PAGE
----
Written by: Marie Monter

As the semester ends…

It is getting very close to the end of the undergraduate semester and there are a couple of items that all international students should know…

If you are completing your time at Benedictine University make sure you remember the following items:
– Attend the Exit Orientation on April 23rd in SH 223
– If you are graduating click here
– Remember your grace periods; J students have 30 days after your program end date and F students have 60 days
– Come to IPS if you have any questions that are related to your specific program
– If you have family visiting you during your grace period, remember to complete the invitation letter request form. Located outside SH 119

If you are coming back after the summer, remember the following items:
– Make sure you have secured your housing for the fall semester
– Are you going back home? get your travel signature from Marie or Marc ASAP
– If you need to extend your program, you MUST complete the program extension request form. Located outside of SH 119
– If you are planning on doing CPT/OPT/Academic Training, make an appointment with your advisor ASAP

We at IPS are always available to meet with you should you have any questions or concerns.  Please contact us at!

We hope you are enjoying this lovely spring weatherspring


National Model United Nations is an experimental learning program that engages university students and faculty with global concerns through UN simulations. The simulations address current, real world issues related to regional conflicts, peacekeeping, human rights women and children,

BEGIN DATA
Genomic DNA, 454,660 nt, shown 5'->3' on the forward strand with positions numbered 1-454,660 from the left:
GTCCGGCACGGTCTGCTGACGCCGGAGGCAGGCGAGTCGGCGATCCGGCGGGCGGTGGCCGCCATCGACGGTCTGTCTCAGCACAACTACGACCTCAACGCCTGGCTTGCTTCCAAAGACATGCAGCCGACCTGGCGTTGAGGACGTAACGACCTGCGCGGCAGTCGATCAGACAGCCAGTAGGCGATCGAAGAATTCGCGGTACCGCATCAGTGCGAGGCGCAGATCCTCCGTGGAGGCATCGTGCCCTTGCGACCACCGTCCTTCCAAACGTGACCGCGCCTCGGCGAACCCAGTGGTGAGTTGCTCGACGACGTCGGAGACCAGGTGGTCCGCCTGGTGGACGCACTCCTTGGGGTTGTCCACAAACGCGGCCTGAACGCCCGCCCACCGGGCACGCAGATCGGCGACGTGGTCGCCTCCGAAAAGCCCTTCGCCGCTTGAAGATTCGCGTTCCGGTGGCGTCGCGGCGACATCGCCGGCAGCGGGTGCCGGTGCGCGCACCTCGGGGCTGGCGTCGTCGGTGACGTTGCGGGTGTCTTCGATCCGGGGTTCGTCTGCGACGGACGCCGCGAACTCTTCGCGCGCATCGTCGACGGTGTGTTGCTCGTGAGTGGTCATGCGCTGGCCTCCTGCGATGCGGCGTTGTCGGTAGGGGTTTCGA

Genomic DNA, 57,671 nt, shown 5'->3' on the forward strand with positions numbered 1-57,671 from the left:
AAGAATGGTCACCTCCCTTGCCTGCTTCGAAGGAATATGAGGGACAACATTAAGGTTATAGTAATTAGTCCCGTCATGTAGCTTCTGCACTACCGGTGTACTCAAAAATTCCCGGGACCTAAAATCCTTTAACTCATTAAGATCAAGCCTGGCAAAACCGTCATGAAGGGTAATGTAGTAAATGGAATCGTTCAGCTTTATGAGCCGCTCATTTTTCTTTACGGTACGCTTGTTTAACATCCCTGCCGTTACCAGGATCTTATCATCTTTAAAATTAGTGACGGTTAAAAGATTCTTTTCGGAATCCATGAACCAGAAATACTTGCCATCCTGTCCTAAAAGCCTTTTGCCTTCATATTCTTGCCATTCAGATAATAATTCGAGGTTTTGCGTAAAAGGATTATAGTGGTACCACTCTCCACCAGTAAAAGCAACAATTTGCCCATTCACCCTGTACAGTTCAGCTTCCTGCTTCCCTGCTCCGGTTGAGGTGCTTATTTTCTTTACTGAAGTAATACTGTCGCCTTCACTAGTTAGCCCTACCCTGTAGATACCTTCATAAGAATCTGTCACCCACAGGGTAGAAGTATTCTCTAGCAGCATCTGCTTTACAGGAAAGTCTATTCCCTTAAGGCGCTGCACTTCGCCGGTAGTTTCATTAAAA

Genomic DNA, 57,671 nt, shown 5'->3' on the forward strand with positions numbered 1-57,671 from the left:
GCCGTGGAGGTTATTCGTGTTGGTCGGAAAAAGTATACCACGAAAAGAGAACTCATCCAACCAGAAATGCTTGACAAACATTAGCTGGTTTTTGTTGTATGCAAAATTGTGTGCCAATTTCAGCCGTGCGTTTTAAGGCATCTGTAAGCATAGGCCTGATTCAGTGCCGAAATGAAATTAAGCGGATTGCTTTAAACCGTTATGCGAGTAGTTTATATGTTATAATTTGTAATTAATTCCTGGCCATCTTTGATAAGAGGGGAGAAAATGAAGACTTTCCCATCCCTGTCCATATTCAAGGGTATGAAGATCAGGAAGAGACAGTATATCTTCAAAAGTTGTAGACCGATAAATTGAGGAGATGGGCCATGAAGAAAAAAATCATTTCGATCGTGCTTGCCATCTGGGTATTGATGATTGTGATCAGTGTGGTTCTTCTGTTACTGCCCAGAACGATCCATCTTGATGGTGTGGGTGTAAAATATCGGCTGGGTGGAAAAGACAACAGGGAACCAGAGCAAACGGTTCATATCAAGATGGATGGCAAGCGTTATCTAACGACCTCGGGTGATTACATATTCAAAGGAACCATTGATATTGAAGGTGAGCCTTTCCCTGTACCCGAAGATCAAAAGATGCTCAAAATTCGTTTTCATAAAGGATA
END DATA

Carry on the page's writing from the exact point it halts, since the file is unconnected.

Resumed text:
economic and social development, and the environment.

NMUN–NY is one of a handful of United Nations simulations that takes place in several locations around the world each year.  More than 5,000
students from participate in the NMUN conference in New York each spring. Benedictine University has participated in 49 of the 50 NMUN conferences.

Benedictine University students represented Germany in NMUN- NY 2015. The Benedictine delegation of 29 students served on 15 committees that deliberated on an agenda of 45 global issues. The delegation was recognized for two Outstanding Position Paper awards and the
Distinguished Delegation Award signifying consistent excellence across all 15 committees.

Seven students from this year’s delegation will travel to Xi’an, China to participate in Northwestern Polytechnical University ‘s annual Model UN Conference as the only American participants in May.  Benedictine students will join over 600 Chinese students at the conference.